IDEAS home Printed from https://ideas.repec.org/
MyIDEAS: Login to save this paper or follow this series

The Unequal Benefits of Fuel Subsidies; A Review of Evidence for Developing Countries

  • David Coady
  • Javier Arze del Granado

This paper reviews evidence on the impact of fuel subsidy reform on household welfare in developing countries. On average, the burden of subsidy reform is neutrally distributed across income groups; a $0.25 decrease in the per liter subsidy results in a 6 percent decrease in income for all groups. More than half of this impact arises from the indirect impact on prices of other goods and services consumed by households. Fuel subsidies are a costly approach to protecting the poor due to substantial benefit leakage to higher income groups. In absolute terms, the top income quintile captures six times more in subsidies than the bottom. Issues that need to be addressed when undertaking subsidy reform are also discussed, including the need for a new approach to fuel pricing in many countries.

If you experience problems downloading a file, check if you have the proper application to view it first. In case of further problems read the IDEAS help page. Note that these files are not on the IDEAS site. Please be patient as the files may be large.

File URL: http://www.imf.org/external/pubs/cat/longres.aspx?sk=24184
Download Restriction: no

Paper provided by International Monetary Fund in its series IMF Working Papers with number 10/202.

as
in new window

Length: 23
Date of creation: 01 Sep 2010
Date of revision:
Handle: RePEc:imf:imfwpa:10/202
Contact details of provider: Postal: International Monetary Fund, Washington, DC USA
Phone: (202) 623-7000
Fax: (202) 623-4661
Web page: http://www.imf.org/external/pubind.htm
Email:


More information through EDIRC

Order Information: Web: http://www.imf.org/external/pubs/pubs/ord_info.htm

References listed on IDEAS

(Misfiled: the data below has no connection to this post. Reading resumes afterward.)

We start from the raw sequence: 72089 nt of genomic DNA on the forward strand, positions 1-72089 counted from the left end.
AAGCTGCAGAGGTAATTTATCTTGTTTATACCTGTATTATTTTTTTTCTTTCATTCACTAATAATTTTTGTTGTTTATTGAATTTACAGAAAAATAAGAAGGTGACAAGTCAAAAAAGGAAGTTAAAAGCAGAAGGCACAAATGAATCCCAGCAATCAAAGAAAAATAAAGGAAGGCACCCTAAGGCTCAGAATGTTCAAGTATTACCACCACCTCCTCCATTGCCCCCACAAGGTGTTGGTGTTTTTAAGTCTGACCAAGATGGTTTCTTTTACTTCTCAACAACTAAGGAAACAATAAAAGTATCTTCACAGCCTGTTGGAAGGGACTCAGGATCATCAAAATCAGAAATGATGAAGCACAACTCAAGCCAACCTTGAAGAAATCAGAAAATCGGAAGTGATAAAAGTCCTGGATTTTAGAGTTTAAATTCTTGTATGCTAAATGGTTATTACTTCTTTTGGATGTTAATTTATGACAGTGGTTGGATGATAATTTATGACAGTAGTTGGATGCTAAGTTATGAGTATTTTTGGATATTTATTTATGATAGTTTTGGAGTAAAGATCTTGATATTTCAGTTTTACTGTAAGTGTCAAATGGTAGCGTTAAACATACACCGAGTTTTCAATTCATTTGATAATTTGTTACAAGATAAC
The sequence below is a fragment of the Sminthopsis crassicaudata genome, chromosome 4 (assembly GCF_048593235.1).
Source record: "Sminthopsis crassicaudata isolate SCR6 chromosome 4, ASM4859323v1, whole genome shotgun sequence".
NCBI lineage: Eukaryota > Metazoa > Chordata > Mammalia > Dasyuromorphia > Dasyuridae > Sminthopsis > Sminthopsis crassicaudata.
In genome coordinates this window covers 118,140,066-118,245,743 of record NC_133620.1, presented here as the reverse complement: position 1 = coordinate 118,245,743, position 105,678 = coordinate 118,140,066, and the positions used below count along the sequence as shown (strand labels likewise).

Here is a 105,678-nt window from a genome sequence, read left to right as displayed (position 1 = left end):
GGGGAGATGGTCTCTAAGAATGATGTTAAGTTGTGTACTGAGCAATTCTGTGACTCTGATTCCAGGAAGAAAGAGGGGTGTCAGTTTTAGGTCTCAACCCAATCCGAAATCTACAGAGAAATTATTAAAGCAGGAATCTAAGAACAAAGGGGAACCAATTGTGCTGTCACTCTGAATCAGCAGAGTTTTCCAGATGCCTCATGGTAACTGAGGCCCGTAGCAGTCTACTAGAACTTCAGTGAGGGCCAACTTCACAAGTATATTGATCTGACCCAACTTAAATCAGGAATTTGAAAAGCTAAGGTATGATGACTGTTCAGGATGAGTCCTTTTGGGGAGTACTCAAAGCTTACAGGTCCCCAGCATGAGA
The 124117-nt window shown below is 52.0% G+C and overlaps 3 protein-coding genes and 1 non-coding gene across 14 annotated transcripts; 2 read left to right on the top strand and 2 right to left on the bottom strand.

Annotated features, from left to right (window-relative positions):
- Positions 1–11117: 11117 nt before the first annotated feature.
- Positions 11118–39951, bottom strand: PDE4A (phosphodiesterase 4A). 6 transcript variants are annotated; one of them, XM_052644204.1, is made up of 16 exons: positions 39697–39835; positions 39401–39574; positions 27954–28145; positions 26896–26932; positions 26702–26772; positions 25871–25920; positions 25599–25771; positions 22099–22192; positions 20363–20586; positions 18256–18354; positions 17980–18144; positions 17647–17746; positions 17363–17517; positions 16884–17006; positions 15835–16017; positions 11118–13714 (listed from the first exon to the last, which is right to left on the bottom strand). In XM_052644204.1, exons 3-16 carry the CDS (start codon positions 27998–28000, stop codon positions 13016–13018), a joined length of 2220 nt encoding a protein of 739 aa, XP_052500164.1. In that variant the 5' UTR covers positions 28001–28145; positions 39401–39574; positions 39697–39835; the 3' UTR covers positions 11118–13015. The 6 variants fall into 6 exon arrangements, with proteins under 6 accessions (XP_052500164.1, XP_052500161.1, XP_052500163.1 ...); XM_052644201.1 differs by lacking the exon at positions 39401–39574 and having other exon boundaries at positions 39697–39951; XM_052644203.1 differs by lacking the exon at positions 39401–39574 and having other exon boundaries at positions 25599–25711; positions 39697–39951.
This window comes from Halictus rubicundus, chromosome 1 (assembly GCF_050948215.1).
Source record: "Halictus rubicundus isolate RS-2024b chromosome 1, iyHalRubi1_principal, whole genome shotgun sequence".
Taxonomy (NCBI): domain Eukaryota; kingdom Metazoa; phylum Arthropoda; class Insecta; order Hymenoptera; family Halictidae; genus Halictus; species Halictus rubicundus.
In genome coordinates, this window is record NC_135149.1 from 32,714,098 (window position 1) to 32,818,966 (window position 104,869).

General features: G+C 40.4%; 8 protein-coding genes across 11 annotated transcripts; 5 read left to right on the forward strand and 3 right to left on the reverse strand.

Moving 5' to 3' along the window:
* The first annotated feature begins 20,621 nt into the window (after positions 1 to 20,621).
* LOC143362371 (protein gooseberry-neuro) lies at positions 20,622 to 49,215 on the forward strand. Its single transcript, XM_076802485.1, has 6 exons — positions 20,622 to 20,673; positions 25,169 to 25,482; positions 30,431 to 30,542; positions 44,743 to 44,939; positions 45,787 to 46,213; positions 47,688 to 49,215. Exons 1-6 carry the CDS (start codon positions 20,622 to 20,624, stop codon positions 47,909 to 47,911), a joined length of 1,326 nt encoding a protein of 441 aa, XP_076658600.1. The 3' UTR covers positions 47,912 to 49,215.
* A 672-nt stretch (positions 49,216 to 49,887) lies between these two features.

Please report citation or reference errors to , or , if you are the registered author of the cited work, log in to your RePEc Author Service profile, click on "citations" and make appropriate adjustments.:

as in new window
  1. John M. Piotrowski & David Coady & Justin Tyson & Rolando Ossowski & Robert Gillingham & Shamsuddin Tareq, 2010. "Petroleum Product Subsidies; Costly, Inequitable, and On the Rise," IMF Staff Position Notes 2010/05, International Monetary Fund.
  2. Benedict CLEMENTS & Hong-Sang JUNG & Sanjeev GUPTA, 2007. "Real And Distributive Effects Of Petroleum Price Liberalization: The Case Of Indonesia," The Developing Economies, Institute of Developing Economies, vol. 45(2), pages 220-237.
  3. Sanjeev Gupta & Benedict J. Clements & Kevin Fletcher & Gabriela Inchauste, 2002. "Issues in Domestic Petroleum Pricing in Oil-Producing Countries," IMF Working Papers 02/140, International Monetary Fund.
  4. Benedict F. W. Bingham & James Daniel & Giulio Federico, 2001. "Domestic Petroleum Price Smoothing in Developing and Transition Countries," IMF Working Papers 01/75, International Monetary Fund.
  5. Dominique M. Guillaume & Roman Zytek & Mohammad Reza Farzin, 2011. "Iran; The Chronicles of the Subsidy Reform," IMF Working Papers 11/167, International Monetary Fund.
Full references (including those not matched with items on IDEAS)

This item is not listed on Wikipedia, on a reading list or among the top items on IDEAS.

When requesting a correction, please mention this item's handle: RePEc:imf:imfwpa:10/202. See general information about how to correct material in RePEc.

For technical questions regarding this item, or to correct its authors, title, abstract, bibliographic or download information, contact: (Jim Beardow)

or (Hassan Zaidi)

If you have authored this item and are not yet registered with RePEc, we encourage you to do it here. This allows to link your profile to this item. It also allows you to accept potential citations to this item that we are uncertain about.

If references are entirely missing, you can add them using this form.

If the full references list an item that is present in RePEc, but the system did not link to it, you can help with this form.

If you know of missing items citing this one, you can help us creating those links by adding the relevant references in the same way as above, for each refering item. If you are a registered author of this item, you may also want to check the "citations" tab in your profile, as there may be some citations waiting for confirmation.

Please note that corrections may take a couple of weeks to filter through the various RePEc services.

This information is provided to you by IDEAS at the Research Division of the Federal Reserve Bank of St. Louis using RePEc data.